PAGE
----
Most acquiring editors - the ones who sign the authors as opposed to the copyeditors who check spelling and grammar - know a lot of authors. They've worked with them on other books, met them at conventions, and so on. The community of tie-in authors isn't that large, and many of them are members of the International Association of Media Tie-In Writers (IAMTW) or other professional organizations. Many of them also have agents with whom the editor may have worked before.
It's possible to break into novels as a tie-in writer, but not easy. I managed it, but it was a fluke and I'd already been writing tabletop roleplaying game books for over a decade at the time. Most editors hesitate to give a novel contract to someone who's never written a novel before. Lots of people would love to write novels, but the number of them who manage to finish a novel is a small percentage of that. If the writer has some short stories published and has established a reputation as a trustworthy person who can deliver a good tale on time, some editors may be willing to take a chance on him then, but many editors prefer to stick with the tried and true.
No matter how the editor comes up with a list or writers, he winnows down a list of prospects and approaches the ones that seem the best bets for this project. He discovers if the writer has the time or interest to write a book based on the game. If so, the editor usually asks the writer to pitch a story idea.
A story pitch is often only a page or so, sometimes just a couple paragraphs, that gives a rough idea of the scope, tone, characters, and plot of a possible novel. Some writers hone in on a single idea with the precision of a laser and work it up. Others take the shotgun approach and come up with a lot of short ideas, hoping that one of them hits.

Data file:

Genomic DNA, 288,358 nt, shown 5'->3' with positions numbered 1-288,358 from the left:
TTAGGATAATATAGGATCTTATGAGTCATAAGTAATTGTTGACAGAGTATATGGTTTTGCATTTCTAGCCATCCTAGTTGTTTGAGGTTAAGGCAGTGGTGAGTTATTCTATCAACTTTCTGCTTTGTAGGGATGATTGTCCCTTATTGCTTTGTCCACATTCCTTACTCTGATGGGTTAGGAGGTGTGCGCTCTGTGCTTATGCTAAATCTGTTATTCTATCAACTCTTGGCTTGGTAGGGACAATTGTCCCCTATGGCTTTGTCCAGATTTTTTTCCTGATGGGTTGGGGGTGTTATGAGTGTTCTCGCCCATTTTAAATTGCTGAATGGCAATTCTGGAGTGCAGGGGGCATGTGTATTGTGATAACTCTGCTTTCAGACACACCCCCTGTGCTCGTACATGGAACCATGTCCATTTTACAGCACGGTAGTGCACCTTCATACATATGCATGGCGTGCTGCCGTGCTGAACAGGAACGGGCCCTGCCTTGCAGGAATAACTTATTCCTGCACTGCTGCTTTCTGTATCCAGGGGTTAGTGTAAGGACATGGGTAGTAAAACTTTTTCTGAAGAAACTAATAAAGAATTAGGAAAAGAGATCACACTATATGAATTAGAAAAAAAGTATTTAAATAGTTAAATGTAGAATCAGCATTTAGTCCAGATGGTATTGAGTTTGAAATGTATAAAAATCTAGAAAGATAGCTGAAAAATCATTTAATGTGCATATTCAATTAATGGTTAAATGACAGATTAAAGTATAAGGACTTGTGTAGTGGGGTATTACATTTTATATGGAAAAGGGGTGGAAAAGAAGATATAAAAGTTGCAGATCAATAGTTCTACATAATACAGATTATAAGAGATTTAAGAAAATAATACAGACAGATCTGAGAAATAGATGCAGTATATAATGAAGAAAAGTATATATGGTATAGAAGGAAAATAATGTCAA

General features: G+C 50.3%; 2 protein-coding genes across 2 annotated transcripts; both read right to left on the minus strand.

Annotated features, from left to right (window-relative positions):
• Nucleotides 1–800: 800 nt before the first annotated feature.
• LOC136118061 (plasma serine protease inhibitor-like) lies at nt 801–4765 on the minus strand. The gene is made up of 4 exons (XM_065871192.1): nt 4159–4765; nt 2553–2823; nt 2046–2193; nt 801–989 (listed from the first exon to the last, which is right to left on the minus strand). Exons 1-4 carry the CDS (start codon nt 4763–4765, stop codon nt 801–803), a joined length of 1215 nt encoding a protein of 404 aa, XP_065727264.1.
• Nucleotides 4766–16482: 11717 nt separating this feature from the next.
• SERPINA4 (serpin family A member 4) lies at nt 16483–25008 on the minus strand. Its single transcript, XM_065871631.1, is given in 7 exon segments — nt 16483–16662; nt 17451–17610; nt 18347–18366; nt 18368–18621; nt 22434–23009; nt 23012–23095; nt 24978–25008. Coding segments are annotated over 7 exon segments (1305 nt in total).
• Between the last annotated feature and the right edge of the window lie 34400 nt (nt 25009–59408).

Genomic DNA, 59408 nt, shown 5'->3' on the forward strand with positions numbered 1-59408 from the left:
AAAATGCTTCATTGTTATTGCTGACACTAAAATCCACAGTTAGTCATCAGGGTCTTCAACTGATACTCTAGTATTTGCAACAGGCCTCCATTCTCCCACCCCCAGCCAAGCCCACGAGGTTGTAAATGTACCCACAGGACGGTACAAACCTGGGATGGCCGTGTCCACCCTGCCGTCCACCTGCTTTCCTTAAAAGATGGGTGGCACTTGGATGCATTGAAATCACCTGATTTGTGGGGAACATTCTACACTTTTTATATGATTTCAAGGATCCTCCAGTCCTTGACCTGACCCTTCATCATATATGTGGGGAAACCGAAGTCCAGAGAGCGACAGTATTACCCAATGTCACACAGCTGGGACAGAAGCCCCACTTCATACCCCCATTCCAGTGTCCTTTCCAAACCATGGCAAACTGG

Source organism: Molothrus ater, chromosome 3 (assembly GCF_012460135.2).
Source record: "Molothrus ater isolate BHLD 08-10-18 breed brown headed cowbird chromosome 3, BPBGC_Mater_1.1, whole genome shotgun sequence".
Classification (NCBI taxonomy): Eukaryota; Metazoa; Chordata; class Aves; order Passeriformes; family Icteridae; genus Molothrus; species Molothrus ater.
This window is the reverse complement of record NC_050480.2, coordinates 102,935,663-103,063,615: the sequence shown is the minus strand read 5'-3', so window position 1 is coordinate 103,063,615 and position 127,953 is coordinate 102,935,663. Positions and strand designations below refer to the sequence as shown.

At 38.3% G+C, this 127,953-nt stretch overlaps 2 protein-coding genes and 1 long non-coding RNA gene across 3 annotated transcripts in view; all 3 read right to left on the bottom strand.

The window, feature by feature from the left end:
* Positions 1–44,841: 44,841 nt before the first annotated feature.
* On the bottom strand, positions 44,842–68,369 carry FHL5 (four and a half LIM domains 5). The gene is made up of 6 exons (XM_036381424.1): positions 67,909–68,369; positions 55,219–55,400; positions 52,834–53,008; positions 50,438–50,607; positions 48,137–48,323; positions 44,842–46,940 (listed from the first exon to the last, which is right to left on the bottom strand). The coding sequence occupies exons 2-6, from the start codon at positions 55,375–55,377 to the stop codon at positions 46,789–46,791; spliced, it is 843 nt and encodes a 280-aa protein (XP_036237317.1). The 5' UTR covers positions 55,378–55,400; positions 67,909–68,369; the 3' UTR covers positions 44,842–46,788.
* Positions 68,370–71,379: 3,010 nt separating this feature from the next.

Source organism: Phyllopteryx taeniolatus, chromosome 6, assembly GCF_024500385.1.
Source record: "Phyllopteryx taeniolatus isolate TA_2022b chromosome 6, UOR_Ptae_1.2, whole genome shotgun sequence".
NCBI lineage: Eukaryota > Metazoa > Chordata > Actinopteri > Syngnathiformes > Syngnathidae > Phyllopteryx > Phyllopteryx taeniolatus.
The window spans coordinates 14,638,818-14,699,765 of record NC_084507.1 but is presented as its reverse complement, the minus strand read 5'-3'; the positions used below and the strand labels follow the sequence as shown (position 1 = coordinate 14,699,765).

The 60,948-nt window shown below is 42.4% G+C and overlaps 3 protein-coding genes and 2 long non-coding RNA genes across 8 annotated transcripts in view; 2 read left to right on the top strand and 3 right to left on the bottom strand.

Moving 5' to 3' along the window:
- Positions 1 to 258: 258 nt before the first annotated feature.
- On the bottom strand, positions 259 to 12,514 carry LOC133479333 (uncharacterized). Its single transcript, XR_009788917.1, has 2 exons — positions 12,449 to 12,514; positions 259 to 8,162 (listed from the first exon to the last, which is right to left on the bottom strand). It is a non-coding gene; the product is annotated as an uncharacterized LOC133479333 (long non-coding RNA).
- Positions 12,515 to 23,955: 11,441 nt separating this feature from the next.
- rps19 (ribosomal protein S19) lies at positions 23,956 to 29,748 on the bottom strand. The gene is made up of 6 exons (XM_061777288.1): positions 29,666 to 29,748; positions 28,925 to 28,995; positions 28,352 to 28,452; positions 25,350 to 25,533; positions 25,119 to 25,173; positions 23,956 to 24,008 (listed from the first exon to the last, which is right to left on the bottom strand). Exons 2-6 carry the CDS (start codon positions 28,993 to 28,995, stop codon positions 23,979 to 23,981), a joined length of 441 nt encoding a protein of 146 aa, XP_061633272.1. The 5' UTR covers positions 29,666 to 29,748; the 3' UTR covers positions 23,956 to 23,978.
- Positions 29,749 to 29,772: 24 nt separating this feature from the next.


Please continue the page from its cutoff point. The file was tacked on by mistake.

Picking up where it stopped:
Once the pitches arrive, the editor reads through them to see if any of them seem like a good match for the book. Sometimes this involves consulting with the game's owners to make sure they like the author's ideas too. If there's a solid winner, the editor contacts the author (or the author's agent) to offer a deal.
After the details have been worked out and the contract has been signed, the author gets to work. If he's not familiar with the game in question, he has a lot of research to do. It's terrible to have to play games so you can do your dream job well, but someone has to do it. The author probably did some initial research just to be able to put the pitch together, but to write a full novel requires a bit more depth of experience.
Once the author understands the game inside and out, he sits down to write an outline. This can be a simple story treatment of two to four pages, or it can be a chapter-by-chapter outline of the entire book. The description of any chapter only needs to be a few sentences long, just enough to show what's going to happen at each point.
The author submits the outline for approval, and once he gets that he digs into the actual writing. This is normally done to a strict deadline. Many times, the release of the novel is timed to support the game in the best way possible, and if the book is late this can cause problems for everyone.